‘In the Heights’ seeks to represent Latino community, inspire pursuit of dreams
(Courtesy of Macall Polay)
"In the Heights"
Directed by Jon M. Chu
By Jessica Li
June 10, 2021 5:47 p.m.
“In the Heights” soars out of the screen to make real-life dreams come true.
The film adaptation of the long-running Broadway musical premieres Thursday in theaters and on HBO Max, reviving both popular characters and storylines as well as introducing modern social commentary. During a Warner Brothers virtual roundtable, the cast and writers discussed the transition of adapting the musical to the big screen and how they personally related to their characters. Co-writers of the original 2005 musical Lin-Manuel Miranda and playwright Quiara Alegría Hudes collaborated once more to create the recent screenplay, both reflecting on their personal histories to add new dialogue to the script, Miranda said.
“(Hudes) made such strong bold choices that lets the movie live on its own terms,” Miranda said. “When you go see the stage play, you get to see songs that you may have missed … and storylines that aren’t as emphasized. Now it’s two things that we’ve made together instead of an adaptation of one into the other.”
Although some songs and storylines had to be cut, the film imbues its livelihood with elaborate musical and dancing numbers that jump out of the screen, said Olga Merediz, who reprised her role as Abuela Claudia from the original production. She said the on-screen visuals provide a personal perspective that cannot be experienced through theater, as the camera could capture facial expressions and actions that theater audiences could not.
Merediz said her growth, maturity and lived experience as an actress also parallels the film’s evolution from its original musical. Furthermore, due to the more intimate nature of cinema, Merediz said she added more depth to her character by refining Abuela Claudia’s subtler traits, especially in her solo sequences.
“I was desperately looking for my old script and my old music, to all my little notes that I had scribbled, and I pieced her back together and went ‘Okay, there she is’ and so she came back to me,” Merediz said. “I felt much more of a connection with Abuela Claudia, and also to my mother, to my grandmother, to my aunts and all these strong women who have gone through hell and back, but yet they’re the rocks and pillars of their families and communities.”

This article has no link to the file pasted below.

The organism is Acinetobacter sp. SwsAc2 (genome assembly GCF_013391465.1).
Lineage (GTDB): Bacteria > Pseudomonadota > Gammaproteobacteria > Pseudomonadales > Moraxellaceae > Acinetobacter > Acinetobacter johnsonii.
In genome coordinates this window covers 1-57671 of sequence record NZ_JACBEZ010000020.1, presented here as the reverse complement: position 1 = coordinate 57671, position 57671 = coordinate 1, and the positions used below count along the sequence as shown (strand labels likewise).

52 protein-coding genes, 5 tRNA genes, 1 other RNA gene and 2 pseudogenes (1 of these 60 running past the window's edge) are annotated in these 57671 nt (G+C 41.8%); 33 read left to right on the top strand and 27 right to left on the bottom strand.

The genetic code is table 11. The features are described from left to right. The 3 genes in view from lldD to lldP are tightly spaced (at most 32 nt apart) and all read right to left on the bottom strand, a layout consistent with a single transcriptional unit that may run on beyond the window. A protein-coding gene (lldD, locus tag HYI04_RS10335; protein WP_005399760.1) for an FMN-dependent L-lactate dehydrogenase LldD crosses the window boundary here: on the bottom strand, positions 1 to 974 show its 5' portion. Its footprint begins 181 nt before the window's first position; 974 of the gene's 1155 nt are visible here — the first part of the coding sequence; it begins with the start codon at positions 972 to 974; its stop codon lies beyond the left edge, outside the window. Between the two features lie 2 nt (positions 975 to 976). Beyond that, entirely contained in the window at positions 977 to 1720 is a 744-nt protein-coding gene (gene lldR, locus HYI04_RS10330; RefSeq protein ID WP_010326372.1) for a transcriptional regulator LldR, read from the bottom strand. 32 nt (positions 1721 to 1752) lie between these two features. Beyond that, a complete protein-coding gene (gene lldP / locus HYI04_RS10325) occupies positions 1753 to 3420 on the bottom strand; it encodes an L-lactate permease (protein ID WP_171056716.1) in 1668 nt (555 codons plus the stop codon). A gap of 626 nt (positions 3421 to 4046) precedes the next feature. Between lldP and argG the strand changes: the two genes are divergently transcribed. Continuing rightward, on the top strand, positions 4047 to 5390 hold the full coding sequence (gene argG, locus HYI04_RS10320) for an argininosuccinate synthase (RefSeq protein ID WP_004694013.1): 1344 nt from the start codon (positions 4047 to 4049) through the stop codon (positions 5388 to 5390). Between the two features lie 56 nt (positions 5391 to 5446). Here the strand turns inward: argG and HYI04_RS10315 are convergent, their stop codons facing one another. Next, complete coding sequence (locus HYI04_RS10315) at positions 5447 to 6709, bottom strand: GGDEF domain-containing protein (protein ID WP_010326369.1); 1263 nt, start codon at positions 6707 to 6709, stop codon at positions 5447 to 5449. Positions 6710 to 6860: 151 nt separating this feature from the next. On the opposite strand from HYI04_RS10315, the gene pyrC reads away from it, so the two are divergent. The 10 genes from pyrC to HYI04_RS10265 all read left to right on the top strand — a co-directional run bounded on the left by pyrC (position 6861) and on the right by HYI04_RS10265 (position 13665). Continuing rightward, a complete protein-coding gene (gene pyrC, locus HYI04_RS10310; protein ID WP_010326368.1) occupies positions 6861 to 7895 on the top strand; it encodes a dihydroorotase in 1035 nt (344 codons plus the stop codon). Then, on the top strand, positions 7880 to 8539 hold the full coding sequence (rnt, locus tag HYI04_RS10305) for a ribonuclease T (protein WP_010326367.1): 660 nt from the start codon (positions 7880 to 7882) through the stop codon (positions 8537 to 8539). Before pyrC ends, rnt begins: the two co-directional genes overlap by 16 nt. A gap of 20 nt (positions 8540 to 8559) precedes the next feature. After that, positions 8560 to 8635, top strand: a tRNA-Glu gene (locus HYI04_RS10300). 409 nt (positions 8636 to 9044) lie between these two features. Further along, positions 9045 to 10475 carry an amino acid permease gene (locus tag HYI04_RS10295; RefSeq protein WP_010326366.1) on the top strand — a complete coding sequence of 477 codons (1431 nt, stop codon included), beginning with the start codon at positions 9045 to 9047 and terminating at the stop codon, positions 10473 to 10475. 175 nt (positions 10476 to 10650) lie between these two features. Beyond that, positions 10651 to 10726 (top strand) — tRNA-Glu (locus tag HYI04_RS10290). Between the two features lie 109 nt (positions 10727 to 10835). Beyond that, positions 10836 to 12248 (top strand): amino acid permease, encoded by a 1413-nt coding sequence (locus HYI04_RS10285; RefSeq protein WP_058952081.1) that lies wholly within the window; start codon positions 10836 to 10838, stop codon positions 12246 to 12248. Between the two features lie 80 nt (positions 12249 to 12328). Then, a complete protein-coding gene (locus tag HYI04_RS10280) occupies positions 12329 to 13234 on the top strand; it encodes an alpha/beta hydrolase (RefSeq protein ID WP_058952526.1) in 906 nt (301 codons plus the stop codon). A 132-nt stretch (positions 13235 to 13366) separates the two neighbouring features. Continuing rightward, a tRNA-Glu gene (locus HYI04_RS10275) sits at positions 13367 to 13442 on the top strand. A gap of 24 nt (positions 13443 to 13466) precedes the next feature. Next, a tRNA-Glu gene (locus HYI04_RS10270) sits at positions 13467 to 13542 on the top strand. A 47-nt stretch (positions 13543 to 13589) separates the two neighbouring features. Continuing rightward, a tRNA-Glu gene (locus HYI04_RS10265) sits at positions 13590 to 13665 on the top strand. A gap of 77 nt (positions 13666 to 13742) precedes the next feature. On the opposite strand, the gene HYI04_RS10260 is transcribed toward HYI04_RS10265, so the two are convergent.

As a whole, the story of “In the Heights” revolves around dreams, Miranda said, as titular character Usnavi de la Vega (Anthony Ramos) idealizes life in the Dominican Republic while his love interest Vanessa (Melissa Barrera) daydreams about a career in design. Another major character in the neighborhood, Nina Rosario (Leslie Grace), wrestles with the decision to attend college. By opening with the question: “¿Que quiere decir sueñito?,” which translates to “What does your little dream mean?” Barrera said the film interweaves universal human dreams into the supportive nature of the immigrant Latinx community.
“I love the word ‘sueñito’ because this movie is all about dreams,” Barrera said. “Every person in the ensemble of the movie has different dreams, and some might seem like they have bigger stakes than others, but every single dream is as important as the next. I think that’s a beautiful message of the movie, about feeling seen and validated in your individual journey.”
For Barrera, having the opportunity to play the role of Vanessa fulfilled a long-held dream of hers. However, pursuing her dreams as an American actress also involved a strong feeling of guilt, as she said many fans felt like she had moved on from starring in films from her home country, Mexico. Grace said her character also struggled with living up to familial expectations both at college and at home, which resonated with her own experience of grappling with her privilege and marginalization as a minority actress.
The film specifically highlights the characters’ dreams in the context of the Latino community and immigrant experiences, Barrera said. One storyline explores Sonny de la Vega’s (Gregory Diaz) journey as a Dreamer, an undocumented immigrant brought to the U.S. as a child, while another highlights salon workers Daniela (Daphne Rubin-Vega), Carla (Stephanie Beatriz) and Cuca (Dascha Polanco), who Polanco said serve as a backbone for the Washington Heights neighborhood by facilitating a space for community members to feel at home.
By portraying a tight-knit Latino community with messages that all audiences can relate to, Polanco said “In the Heights” stands as a harbinger for minority representation and storytelling on screen. While cast members could resonate deeply with the Latinx characters they played, she said the film industry still lacks narratives centered around minority characters as a whole.
“There’s not enough,” Polanco said. “Any time there was one project, everyone that was from Latinx descent or was Black or brown we all wanted to get in there somehow because there was only one (project). (‘In the Heights’) goes to show these stories do work, and there’s such a yearn and need for it. The question is when’s the next (project), and who’s willing to take that risk and leap forward and say ‘I wanna produce something like that.’”
Ultimately, the sueñitos the characters pursue do not conclude with the film, but rather extend into new beginnings as the audience finds their journeys in the characters, Barrera said. With its musical roots, the film furthers the world of its characters beyond the screen to those who can personally relate to their experiences, Miranda said.
“That’s the fun of making a musical, right? It’s making something greater than you could ever make by yourself,” Miranda said.